# Prove that we can choose both rational and irrational number between two distinct reals

Prove that we can choose both 1) rational and 2) irrational number between two distinct reals.

1) Let $a<b$ be real numbers. We can choose natural $n$ such that $n>\frac{1}{b-a}>0$. Now $nb>na+1$ so there is natural number $m$ between $na$ and $nb$. Thus we have $na<m<nb$, dividing both sides by $n$ we have $a<\frac{m}{n}<b$.

2) We can use 1) and the fact that sum of rational and irrational number is irrational, i.e. assume again $a<b$ are reals. It implies $a+\sqrt{2}<b+\sqrt{2}$. From 1) we can find rational number $r$ such that $a+\sqrt{2}<r<b+\sqrt{2}$ and so $a<r-\sqrt{2}<b$.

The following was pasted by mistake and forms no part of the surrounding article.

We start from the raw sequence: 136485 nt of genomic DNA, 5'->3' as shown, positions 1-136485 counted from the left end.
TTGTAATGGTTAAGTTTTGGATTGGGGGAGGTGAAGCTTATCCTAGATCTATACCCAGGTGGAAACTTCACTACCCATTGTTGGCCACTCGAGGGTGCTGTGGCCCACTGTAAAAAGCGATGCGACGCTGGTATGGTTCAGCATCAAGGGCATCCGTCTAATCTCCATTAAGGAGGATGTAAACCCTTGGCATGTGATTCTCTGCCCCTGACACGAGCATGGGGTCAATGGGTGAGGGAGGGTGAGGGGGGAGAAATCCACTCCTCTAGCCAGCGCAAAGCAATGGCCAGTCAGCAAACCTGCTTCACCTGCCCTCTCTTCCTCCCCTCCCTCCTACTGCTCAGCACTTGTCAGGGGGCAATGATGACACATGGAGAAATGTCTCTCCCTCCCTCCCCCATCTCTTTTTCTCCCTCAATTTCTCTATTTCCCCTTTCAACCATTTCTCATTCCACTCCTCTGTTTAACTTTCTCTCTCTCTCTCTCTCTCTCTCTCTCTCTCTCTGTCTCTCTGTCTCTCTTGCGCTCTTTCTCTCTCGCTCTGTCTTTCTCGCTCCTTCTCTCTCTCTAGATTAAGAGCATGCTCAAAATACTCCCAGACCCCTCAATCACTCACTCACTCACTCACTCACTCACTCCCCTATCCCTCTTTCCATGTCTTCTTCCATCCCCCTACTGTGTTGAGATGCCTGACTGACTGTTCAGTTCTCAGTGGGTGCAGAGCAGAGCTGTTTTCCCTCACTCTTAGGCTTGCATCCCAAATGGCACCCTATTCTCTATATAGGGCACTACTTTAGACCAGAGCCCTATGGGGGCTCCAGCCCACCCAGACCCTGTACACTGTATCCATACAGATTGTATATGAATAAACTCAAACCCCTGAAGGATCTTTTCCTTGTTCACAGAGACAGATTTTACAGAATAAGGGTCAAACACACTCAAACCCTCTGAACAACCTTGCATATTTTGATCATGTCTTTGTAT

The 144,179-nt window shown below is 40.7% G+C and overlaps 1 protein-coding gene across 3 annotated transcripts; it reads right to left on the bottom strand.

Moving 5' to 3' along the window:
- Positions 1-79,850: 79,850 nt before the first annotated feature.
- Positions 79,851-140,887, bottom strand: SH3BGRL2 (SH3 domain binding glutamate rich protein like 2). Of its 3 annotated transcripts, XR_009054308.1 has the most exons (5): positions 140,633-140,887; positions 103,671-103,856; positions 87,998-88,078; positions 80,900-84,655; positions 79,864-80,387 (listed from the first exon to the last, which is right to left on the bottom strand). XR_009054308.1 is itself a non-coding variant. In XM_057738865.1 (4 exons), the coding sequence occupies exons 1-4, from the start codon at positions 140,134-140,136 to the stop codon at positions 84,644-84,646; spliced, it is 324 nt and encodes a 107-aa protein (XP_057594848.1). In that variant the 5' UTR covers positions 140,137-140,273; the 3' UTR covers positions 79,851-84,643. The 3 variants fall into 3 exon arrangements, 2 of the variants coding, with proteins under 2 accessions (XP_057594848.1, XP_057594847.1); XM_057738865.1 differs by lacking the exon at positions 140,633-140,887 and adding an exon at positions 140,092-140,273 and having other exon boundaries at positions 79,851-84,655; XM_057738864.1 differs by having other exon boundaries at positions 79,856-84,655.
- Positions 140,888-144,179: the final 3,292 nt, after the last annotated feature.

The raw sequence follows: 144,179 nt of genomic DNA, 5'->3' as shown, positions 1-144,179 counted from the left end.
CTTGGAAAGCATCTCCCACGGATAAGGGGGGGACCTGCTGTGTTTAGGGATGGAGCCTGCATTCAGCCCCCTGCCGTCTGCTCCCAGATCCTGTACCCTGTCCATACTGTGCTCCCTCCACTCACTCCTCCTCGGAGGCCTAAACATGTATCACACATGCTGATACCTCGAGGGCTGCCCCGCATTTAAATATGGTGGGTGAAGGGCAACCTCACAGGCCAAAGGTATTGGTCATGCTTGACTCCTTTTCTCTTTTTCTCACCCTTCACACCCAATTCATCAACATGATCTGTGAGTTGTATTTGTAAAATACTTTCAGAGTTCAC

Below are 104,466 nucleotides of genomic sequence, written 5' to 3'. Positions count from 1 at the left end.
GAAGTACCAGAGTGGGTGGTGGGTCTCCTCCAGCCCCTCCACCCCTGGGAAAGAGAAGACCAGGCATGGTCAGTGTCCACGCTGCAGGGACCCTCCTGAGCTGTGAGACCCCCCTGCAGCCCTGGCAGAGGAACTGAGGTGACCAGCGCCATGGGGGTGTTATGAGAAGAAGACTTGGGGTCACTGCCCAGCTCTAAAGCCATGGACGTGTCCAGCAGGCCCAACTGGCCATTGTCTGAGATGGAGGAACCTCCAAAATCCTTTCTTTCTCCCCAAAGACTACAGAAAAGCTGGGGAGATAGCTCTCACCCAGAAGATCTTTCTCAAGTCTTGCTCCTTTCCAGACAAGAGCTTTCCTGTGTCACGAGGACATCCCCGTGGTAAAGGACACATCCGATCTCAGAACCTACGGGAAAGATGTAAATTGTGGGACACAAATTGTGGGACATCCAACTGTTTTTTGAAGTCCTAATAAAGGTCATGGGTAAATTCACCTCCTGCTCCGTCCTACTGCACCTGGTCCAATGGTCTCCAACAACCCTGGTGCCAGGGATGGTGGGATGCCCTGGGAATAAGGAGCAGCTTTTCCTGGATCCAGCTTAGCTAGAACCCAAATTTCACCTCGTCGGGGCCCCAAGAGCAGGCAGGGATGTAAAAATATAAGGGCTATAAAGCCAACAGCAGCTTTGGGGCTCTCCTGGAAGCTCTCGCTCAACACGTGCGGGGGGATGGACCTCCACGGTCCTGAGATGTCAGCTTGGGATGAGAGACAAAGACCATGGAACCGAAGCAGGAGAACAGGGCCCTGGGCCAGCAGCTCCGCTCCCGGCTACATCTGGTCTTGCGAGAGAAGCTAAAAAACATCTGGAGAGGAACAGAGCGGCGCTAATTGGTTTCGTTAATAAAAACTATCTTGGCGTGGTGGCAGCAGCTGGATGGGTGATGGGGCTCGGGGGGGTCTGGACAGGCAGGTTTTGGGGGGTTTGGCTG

Could anyone check my reasoning please?

• Fast and fine!! – Bernard Nov 1 '15 at 14:30
• Seems perfectly legit. – Berni Waterman Nov 1 '15 at 14:31